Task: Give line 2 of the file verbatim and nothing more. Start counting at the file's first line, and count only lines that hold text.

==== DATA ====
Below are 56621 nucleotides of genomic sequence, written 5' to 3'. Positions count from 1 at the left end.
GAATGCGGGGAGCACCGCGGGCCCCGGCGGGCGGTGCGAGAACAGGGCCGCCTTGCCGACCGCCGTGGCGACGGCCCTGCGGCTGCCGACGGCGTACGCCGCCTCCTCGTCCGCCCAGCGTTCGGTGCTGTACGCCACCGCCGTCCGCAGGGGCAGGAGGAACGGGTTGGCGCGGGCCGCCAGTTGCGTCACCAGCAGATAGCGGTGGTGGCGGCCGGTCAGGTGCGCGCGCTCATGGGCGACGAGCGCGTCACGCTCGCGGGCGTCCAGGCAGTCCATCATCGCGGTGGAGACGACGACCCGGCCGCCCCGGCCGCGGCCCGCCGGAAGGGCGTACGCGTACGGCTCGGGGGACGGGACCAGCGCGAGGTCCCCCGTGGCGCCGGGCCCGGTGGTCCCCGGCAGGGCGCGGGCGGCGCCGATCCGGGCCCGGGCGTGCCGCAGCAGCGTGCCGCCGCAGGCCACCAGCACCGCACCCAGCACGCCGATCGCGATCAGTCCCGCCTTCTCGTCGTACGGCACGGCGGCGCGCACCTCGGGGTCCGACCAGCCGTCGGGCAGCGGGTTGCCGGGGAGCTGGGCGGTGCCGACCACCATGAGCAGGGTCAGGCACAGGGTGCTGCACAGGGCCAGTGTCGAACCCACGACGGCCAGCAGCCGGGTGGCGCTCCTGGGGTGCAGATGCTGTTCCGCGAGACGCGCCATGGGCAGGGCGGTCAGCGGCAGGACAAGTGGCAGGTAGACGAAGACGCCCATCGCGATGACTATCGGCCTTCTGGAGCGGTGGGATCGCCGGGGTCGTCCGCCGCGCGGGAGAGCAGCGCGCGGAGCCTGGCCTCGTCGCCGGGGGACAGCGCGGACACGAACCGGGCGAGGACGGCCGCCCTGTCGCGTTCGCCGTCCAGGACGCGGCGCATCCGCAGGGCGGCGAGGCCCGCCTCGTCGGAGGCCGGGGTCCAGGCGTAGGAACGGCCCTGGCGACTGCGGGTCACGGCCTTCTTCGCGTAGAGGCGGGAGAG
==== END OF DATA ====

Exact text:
GAATGCGGGGAGCACCGCGGGCCCCGGCGGGCGGTGCGAGAACAGGGCCGCCTTGCCGACCGCCGTGGCGACGGCCCTGCGGCTGCCGACGGCGTACGCCGCCTCCTCGTCCGCCCAGCGTTCGGTGCTGTACGCCACCGCCGTCCGCAGGGGCAGGAGGAACGGGTTGGCGCGGGCCGCCAGTTGCGTCACCAGCAGATAGCGGTGGTGGCGGCCGGTCAGGTGCGCGCGCTCATGGGCGACGAGCGCGTCACGCTCGCGGGCGTCCAGGCAGTCCATCATCGCGGTGGAGACGACGACCCGGCCGCCCCGGCCGCGGCCCGCCGGAAGGGCGTACGCGTACGGCTCGGGGGACGGGACCAGCGCGAGGTCCCCCGTGGCGCCGGGCCCGGTGGTCCCCGGCAGGGCGCGGGCGGCGCCGATCCGGGCCCGGGCGTGCCGCAGCAGCGTGCCGCCGCAGGCCACCAGCACCGCACCCAGCACGCCGATCGCGATCAGTCCCGCCTTCTCGTCGTACGGCACGGCGGCGCGCACCTCGGGGTCCGACCAGCCGTCGGGCAGCGGGTTGCCGGGGAGCTGGGCGGTGCCGACCACCATGAGCAGGGTCAGGCACAGGGTGCTGCACAGGGCCAGTGTCGAACCCACGACGGCCAGCAGCCGGGTGGCGCTCCTGGGGTGCAGATGCTGTTCCGCGAGACGCGCCATGGGCAGGGCGGTCAGCGGCAGGACAAGTGGCAGGTAGACGAAGACGCCCATCGCGATGACTATCGGCCTTCTGGAGCGGTGGGATCGCCGGGGTCGTCCGCCGCGCGGGAGAGCAGCGCGCGGAGCCTGGCCTCGTCGCCGGGGGACAGCGCGGACACGAACCGGGCGAGGACGGCCGCCCTGTCGCGTTCGCCGTCCAGGACGCGGCGCATCCGCAGGGCGGCGAGGCCCGCCTCGTCGGAGGCCGGGGTCCAGGCGTAGGAACGGCCCTGGCGACTGCGGGTCACGGCCTTCTTCGCGTAGAGGCGGGAGAG